She smiled, and Julia and I introduced ourselves. I asked her what her name was.
“My name is Me,” she said.
“Me?” I asked.
“Yes,” she said. “My full name is Me Hue Man. I was born with another name, but I changed it to Me Hue Man. Get it? Me Human? I spell my middle name Hue because I like colors. That’s my real name. It’s even on my driver’s license.”
Me was friendly and had an easiness to her like she’d been broken and mended so many times that she was ready to plunge into a new adventure before she thought of what could go wrong.
Life Before Me Became Me
I asked her where she was from and if she was traveling. Everyone is traveling here in southern Oregon, from the jacked-up Mercedes RV parked on one side of where we’re camped to the broken-down green Silverado across from us. There’s a one-night limit in some of the campgrounds we’ve been staying in, and I think it’s to keep people moving on.
I asked her where she was raised. She said she’d grown up around Neah Bay in northern Washington. “I lived off the grid in a home without running water,” she said. “I’ve got a grown daughter, and when she visited me, she said, “It’s cool how you live, but I could never do it. How can you live without running water?'”
I asked her where she was heading. “I’m here in Bend to support my partner’s daughter, who’s in tattoo school. Most tattoo artists are men, and lots of them are real assholes. They don’t like women getting into the business because it intimidates them. My friend has to do 50 hours of tattooing as part of her schooling and was looking for volunteers to tattoo.”
She threw her hands in the air and said, “so I told her, ‘I’m here!’ So she’s been tattooing me.”
I asked if I could take her photo in front of the wagon, and she said that would be fine.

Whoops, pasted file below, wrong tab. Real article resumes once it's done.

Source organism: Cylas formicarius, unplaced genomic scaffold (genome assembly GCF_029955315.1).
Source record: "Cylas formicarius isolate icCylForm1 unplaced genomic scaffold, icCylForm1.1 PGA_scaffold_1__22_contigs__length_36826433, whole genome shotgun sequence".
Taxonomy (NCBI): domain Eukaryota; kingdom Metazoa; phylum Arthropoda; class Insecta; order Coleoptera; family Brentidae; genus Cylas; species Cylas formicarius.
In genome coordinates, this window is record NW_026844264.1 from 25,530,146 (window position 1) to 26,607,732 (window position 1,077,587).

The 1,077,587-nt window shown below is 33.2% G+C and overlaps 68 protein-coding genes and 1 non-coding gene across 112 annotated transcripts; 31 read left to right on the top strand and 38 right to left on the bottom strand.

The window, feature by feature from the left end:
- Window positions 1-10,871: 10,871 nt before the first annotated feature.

We walked over to the wagon. Me turned around, wriggled out of her suspenders and said, “I’m going to drop my pants and show you the tattoo on my lower back.” She pulled the top of her shorts down to reveal the tattoo of what looked like Buddha tattoed on the small of her back. He looked like he was out of a sci-fi movie and it looked like the top of his skull was popping off his head.
“The tattoo on my lower back is about how mechanization, AI and how robots are taking over. See how the top of the guy’s head is blowing off? It’s like he’s turned into a robot, and the AI is blowing his mind.”
She pulled her pants and suspenders up and said, “well, I better get into Bend so my friend can start tattooing me.” We wished her well, and I watched her tail swish behind her legs as she walked back to her car.
Julia said, “I wish I’d asked her if she was a furry.” We’d never heard of a furry until a rancher’s wife in Nebraska told me about them.
I liked Me Hue Man and admired her for plowing through the world with the wide-open eyes of a much younger, idealistic woman. Most people her age have had their dreams knocked out of them. They settle into a stable career or relationship at some point, whether it lines up with their dreams or not.
I hoped Me continued traveling, searching, and volunteering for tattoos until she found what she was looking for, if, in fact, she could ever find it.